+ Family is out of town this week so I capitalized on that by crankin’ on learning the big picture overview of – that’s right – Autodesk Product Design Suite Utlimate. Yep. Got it. Now comes the hard part: that thing is a gigantic technical package of complicated stuff. Obviously, the learning curves are huge and time is limited. Head and wheels down while I go through each and every package. The “expert user” thing is on my roadmap but it’s not going to materialize too soon.
+ Continuing with Startup Engineering and this week it’s all about emacs (ugh), Heroku, and git. Heroku and git I git. (see what I did there?) But emacs? Given any sort of choice, I’m going to choose vim. For editing, I am a Sublime Text 2 kind of person. Trying to follow along with the emacs lectures – as well as the instructor’s magical configuration script that gets thrown in there – is, for me, a time sink and completely useless in terms of achieving the end goal of the entire class. Here is an emacs reference card. Most everything can just happen in the Terminal and I found the best crash course for learning basic terminal commands is via Zed Shaw.
+ Found a versioning system for design files. LayerVault. Trying it now… the super-slick design seems to be getting in the way. I just tried to create a new project but it won’t save it… UI woes.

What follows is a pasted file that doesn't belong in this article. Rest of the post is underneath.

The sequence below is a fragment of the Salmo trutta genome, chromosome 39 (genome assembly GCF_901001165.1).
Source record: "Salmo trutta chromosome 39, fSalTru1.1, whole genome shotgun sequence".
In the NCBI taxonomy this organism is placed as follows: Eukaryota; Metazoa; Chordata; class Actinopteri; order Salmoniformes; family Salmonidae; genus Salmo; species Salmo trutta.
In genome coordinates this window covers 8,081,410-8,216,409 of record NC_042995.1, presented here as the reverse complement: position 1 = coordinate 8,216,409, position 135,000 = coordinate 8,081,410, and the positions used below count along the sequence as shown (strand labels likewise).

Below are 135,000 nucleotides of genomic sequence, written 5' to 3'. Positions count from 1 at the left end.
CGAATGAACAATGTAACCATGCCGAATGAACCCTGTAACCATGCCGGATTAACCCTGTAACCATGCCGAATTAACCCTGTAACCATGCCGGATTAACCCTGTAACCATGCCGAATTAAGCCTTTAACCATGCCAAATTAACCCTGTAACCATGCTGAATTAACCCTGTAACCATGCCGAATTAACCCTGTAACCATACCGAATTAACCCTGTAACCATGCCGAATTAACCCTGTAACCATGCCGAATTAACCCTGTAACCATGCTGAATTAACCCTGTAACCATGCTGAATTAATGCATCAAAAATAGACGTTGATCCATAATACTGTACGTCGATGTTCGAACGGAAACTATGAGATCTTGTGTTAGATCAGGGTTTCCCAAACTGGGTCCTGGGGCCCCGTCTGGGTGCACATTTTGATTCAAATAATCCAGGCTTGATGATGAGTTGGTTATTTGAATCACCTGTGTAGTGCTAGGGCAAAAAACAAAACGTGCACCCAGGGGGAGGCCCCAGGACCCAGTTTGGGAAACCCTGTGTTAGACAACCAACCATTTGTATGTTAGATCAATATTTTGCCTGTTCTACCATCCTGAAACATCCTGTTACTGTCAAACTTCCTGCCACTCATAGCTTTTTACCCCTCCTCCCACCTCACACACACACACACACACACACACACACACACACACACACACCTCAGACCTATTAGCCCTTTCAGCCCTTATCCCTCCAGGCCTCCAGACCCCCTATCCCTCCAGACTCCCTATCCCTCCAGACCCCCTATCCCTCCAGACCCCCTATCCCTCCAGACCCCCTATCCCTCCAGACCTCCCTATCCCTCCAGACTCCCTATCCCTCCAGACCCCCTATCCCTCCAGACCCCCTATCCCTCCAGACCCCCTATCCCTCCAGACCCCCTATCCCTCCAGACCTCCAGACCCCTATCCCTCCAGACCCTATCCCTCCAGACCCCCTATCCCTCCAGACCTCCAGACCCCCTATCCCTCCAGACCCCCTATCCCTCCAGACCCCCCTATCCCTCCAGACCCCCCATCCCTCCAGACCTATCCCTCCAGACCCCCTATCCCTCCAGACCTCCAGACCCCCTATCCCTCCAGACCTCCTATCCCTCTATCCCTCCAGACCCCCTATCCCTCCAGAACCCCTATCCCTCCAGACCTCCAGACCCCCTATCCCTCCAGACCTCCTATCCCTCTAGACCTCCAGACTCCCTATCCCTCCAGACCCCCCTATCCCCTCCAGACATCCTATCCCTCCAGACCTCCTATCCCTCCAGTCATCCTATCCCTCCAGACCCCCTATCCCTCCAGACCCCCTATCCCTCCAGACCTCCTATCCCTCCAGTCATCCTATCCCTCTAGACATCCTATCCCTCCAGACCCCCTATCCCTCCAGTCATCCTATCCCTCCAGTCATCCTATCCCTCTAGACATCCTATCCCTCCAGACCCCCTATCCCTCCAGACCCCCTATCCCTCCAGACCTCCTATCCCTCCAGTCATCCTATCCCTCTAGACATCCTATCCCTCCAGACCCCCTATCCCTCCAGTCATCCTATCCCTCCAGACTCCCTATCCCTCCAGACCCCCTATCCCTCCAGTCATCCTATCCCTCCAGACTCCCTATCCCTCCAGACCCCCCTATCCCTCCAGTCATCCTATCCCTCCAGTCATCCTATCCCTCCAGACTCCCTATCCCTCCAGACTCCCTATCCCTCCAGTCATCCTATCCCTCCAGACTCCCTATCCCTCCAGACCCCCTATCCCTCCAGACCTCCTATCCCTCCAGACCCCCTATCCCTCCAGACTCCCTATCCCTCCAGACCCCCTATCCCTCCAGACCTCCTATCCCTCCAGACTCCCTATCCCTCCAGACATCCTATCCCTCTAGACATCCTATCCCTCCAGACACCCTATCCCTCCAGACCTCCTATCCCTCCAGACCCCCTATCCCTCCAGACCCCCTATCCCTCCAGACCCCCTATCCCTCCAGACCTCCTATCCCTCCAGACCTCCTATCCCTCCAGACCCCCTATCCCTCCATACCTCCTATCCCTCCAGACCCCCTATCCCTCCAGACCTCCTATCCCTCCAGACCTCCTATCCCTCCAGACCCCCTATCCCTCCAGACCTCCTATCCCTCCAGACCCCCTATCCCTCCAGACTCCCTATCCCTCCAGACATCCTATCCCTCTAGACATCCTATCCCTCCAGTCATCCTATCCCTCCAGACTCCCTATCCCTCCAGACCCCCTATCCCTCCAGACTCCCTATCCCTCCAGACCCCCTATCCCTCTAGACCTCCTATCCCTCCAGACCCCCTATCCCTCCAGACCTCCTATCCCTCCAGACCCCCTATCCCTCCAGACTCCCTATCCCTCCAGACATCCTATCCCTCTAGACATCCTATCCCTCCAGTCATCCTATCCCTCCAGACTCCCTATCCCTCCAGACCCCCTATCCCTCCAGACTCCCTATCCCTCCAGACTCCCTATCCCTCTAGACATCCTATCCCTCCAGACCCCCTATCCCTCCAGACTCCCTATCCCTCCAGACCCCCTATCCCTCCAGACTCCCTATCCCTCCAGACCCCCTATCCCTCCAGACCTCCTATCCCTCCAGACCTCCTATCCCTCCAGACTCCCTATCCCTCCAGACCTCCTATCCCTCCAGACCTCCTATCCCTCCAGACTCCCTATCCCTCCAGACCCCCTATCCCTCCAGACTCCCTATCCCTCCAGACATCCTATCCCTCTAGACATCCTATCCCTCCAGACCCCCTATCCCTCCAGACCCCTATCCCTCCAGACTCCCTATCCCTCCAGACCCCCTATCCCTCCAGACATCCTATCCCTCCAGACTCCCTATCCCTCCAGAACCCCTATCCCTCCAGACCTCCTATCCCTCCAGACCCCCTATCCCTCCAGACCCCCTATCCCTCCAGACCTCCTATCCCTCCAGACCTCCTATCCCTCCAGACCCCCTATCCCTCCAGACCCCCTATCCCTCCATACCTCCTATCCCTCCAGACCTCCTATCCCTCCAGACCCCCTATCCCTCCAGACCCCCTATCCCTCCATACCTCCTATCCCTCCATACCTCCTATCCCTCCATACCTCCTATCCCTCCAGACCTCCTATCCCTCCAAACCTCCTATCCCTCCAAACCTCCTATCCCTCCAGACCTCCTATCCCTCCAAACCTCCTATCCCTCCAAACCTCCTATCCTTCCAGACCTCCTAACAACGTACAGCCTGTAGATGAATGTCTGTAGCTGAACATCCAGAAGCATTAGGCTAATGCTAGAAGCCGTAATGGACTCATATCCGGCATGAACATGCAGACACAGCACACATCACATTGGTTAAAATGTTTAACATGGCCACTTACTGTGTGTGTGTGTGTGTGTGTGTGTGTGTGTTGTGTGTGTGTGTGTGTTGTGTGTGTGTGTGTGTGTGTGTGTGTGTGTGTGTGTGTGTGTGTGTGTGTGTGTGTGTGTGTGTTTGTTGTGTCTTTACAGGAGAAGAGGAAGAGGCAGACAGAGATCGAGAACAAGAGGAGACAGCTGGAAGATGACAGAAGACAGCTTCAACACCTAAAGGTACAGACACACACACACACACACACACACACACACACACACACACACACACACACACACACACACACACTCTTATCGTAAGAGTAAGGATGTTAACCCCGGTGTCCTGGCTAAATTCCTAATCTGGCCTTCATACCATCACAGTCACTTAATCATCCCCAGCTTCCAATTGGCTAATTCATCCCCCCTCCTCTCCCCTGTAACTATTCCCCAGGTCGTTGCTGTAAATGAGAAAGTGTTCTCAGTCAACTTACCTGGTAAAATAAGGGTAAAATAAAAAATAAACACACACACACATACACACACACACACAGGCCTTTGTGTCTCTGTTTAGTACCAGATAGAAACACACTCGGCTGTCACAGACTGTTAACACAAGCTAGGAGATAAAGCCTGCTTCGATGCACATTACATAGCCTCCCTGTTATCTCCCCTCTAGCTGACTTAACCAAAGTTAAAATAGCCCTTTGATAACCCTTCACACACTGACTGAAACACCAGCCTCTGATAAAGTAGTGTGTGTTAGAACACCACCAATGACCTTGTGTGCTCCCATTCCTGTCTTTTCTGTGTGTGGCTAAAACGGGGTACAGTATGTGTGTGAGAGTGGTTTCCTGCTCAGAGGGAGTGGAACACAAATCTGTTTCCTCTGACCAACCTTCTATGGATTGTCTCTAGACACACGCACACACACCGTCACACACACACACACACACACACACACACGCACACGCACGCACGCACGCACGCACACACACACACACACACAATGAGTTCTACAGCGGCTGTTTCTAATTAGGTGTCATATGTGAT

+Speaking of UI and UX design… this post is pretty cool. Mostly focused on mobile but the tools and tricks are applicable across everything.
+ The movie, Sneakers, is available on Xfinity instant watch or whatever it is. Classic hacker flick made in 1992. I watched it again the other night. What I had forgotten was the plot was centered around a “chip” that broke any encryption scheme. As Marty says in the film, “Not a code breaker. THE code breaker.” Yeah yeah whatever… what’s kind of cool is that the “bad guys” in the movie are first portrayed as NSA agents. Turns out they were just faking that to get to Marty, but in the end, the real NSA agents show up and also want to get their hands on this technology. There is a point towards the end of the movie where, all of the sudden, everyone realizes that, should the NSA get their mitts on this thing, “the NSA could use this technology to spy on its own people… to spy on Americans!” Which, as it is noted, is highly against the NSA’s charter! Everyone gets quiet and looks around the room at each others’ reaction; shocked by the revelation. Great stuff.
+ I think, one of the best-argued points about privacy transparency and companies standing up for their users could be this post by Ted Dziuba. He kind of nails it.
+ Whenever I hear the whole, “I don’t care if the government spies on me, I have nothing to hide…” argument, my response is, “I don’t have anything to hide either – from the people I trust.